Australian Broadband Data Demand: data demand during business hours continues to climb
Data demand during daytime business hours has continued to grow for nbn's main wholesale access service, as more Australians continue to self-isolate and shift their work, education and entertainment needs online.
For the week from Monday 30 March to Sunday 5 April, peak download throughput (the measure of data flowing through the nbn™ access network) during daytime business hours, increased by 24 per cent to 9.6 terabits per second (Tbps) compared to the last week of February (which nbn measures as its normal pre-COVID-19 baseline).
“As more Australians work and study from home, we are starting to see network demand settle into a new range where network usage remains at higher levels throughout the day, compared to what we were seeing before self-isolation and social distancing measures were implemented,” said Brad Whitcomb, Chief Customer Officer – Residential at NBN Co.
“However, while the peak throughput recorded in the daytime business hours continues to grow, it still remains well below the peak throughput recorded in the busy evening period when the data throughput on the main wholesale service is at its highest. These peaks also remain well within nbn’s core capacity capability.”
Even though data demand during the early evening and busy evening hours continues to be significantly higher than the pre-COVID-19 baseline, it is only peak throughput during the daytime business hours that has grown since last week. Peak throughput recorded during business hours increased 6 per cent from the 9Tbps throughput peak that was recorded in the same time period for the week beginning 23 March.
The new figures are revealed in the latest release of Australian Broadband Data Demand, a weekly report from nbn that shows the highest throughput recorded in a week during each of the following three periods: the daytime business hours, early evening hours and busy evening hours.
Compared to that pre COVID-19 period, peak download throughput on the main wholesale service in the evening busy hours increased by 18 per cent to 13.1 (Tbps) for the week beginning 30 March. This was down from the peak data throughput of 13.8Tbps for the week beginning 23 March. That peak was recorded on the night of Friday, 27 March and coincided with an update to the popular video game Call of Duty.
The peak download throughput on the main wholesale service recorded in the early evening hours for the week beginning 30 March increased 21 per cent to 11.8Tbps, compared to the pre-COVID-19 baseline. This was also down from the previous week’s 12.8Tbps peak throughput measure that was recorded in the same time period.
The increases in download peaks since the last week of February, comes as NBN Co continues to see strong demand for new connections. Over the past two weeks, more than 40,000 activation orders have been placed NBN Co as more Australians shift their work and educational needs to their home broadband services.
“We have seen a significant increase in higher speed orders as more Australians look to support the internet needs of their families and households who rely on fast, reliable broadband to now study, work and play,” Mr Whitcomb said.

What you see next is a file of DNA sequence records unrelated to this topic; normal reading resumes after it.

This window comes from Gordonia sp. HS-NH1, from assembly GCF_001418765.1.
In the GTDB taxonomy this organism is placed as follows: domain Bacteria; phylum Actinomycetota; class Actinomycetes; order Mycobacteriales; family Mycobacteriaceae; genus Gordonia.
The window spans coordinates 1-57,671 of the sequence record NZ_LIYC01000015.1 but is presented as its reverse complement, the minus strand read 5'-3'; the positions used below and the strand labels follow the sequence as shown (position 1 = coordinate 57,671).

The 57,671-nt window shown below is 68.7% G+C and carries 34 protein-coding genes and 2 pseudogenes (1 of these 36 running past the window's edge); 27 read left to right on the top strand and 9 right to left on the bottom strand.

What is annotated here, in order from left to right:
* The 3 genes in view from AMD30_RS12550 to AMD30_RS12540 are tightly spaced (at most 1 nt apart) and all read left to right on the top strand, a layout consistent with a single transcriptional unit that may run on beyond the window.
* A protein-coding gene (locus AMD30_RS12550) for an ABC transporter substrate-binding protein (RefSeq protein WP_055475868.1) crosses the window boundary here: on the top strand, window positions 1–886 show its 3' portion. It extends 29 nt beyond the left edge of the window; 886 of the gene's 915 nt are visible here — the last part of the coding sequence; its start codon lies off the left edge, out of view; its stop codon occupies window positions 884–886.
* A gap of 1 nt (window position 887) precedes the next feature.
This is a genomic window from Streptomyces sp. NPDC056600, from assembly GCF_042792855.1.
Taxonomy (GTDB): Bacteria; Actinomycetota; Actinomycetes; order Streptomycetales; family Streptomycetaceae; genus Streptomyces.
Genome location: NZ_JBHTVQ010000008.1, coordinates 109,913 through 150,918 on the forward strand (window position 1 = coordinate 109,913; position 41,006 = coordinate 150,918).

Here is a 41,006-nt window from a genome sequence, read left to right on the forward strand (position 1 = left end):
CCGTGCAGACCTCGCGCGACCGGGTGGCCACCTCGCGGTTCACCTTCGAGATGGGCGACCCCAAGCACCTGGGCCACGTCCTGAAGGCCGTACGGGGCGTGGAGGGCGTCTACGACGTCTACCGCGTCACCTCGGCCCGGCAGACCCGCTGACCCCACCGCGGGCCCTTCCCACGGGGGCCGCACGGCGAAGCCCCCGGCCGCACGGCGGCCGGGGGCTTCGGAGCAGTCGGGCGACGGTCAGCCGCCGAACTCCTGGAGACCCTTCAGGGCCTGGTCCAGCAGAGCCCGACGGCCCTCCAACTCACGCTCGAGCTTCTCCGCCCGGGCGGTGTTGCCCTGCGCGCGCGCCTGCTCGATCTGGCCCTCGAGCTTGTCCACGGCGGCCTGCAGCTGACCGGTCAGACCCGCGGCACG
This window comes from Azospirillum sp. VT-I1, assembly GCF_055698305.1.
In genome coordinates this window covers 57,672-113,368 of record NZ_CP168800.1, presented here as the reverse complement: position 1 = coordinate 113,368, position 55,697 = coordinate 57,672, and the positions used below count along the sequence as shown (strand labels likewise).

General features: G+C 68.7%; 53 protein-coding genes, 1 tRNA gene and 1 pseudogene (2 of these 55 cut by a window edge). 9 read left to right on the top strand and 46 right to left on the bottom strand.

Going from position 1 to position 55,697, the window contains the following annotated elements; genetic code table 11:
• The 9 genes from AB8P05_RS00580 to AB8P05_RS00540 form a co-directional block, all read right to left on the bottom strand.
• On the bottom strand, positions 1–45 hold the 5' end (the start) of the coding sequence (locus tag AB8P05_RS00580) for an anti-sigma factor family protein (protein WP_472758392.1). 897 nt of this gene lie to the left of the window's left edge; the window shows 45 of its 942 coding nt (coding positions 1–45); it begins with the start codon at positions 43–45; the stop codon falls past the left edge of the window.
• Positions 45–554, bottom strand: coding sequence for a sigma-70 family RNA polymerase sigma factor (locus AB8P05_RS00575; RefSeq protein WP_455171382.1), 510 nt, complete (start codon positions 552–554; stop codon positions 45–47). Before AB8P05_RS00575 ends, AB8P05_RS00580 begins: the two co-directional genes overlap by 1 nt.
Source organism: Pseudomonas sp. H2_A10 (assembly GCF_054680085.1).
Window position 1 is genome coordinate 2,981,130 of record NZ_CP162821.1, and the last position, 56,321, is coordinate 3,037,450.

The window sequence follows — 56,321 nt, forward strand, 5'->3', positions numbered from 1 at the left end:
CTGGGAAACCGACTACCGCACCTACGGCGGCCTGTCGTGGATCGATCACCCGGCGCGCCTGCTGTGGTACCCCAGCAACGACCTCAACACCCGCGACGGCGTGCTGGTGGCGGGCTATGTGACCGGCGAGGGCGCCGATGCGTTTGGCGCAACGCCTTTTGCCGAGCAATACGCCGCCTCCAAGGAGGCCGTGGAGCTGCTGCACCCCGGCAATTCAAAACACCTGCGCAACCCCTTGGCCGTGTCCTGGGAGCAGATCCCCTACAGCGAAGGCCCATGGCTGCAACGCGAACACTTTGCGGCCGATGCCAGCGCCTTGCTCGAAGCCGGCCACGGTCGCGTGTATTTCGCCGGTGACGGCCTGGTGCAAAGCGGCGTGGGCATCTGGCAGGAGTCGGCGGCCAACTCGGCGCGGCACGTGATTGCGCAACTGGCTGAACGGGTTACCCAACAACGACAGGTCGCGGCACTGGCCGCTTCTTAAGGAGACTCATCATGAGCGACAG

“It’s important to remember that the acquisition of capacity by internet providers is crucially important for nbn residential and business customers to maintain access to reliable, high-speed broadband. To assist, nbn announced on 18 March 2020 that it would waive charges for additional capacity of up to 40 per cent to internet providers for at least three months".
“Retail broadband plans based on wholesale speed tiers of 50Mbps and above continue to make up the bulk of our orders, and we have recently seen a significant increase in demand for retail plans based on the 100Mbps wholesale speed tier, which currently account for more than 16 percent of all new orders.”
The Australian Broadband Data Demand report is updated weekly on nbn’s Transparency dashboard at: www.nbn.com.au/updates
For tips on how to make the most of your nbn connection and to learn more on what NBN Co is doing to support Australia through COVID-19, please visit: www.nbnco.com.au/campaigns/covid-19
Notes to editor:
- These metrics represent the throughput peak each week, across the following three distinct periods:
o Business hours - Monday to Friday 8am to 4:59pm
o Early evening hours - Monday to Sunday 5pm to 7:59pm
o Evening busy hours - Monday to Sunday 8pm to 11:59pm
- For Business Hours, the peak is determined by taking the highest downstream throughput for our TC-4 service from the busiest 15 minute increment between Monday to Friday. The Early Evening Hours and Busy Evening Hours figures are recorded using the same methodology, but over a seven day period.
- TC-4 is nbn’s standard wholesale broadband service that is designed primarily for general internet and standard data services across all access technologies.
- NBN Co considers the throughput peak metric for our TC-4 service as the most appropriate measure for growth in data flowing through the network as it shows when network use is at its highest in each defined period in a week for our wholesale access service most used for residential broadband services.
- This second graph shows TC-4 usage (measured in terabits per second) over a 24 hour period on the dates shown in the key, and compares it the results from those two dates against a corresponding 24 hour period from nbn’s pre-COVID-19 baseline on 28 February 2020 (the last week of February). Each marker on the x axis represents an hour period in the day. The throughput measure (represented on the y axis) for each of the 60 minute periods in that 24 hours periods is calculated by recording the highest downstream throughput for our TC-4 service from the busiest 15 minute increment in that 60 minute period.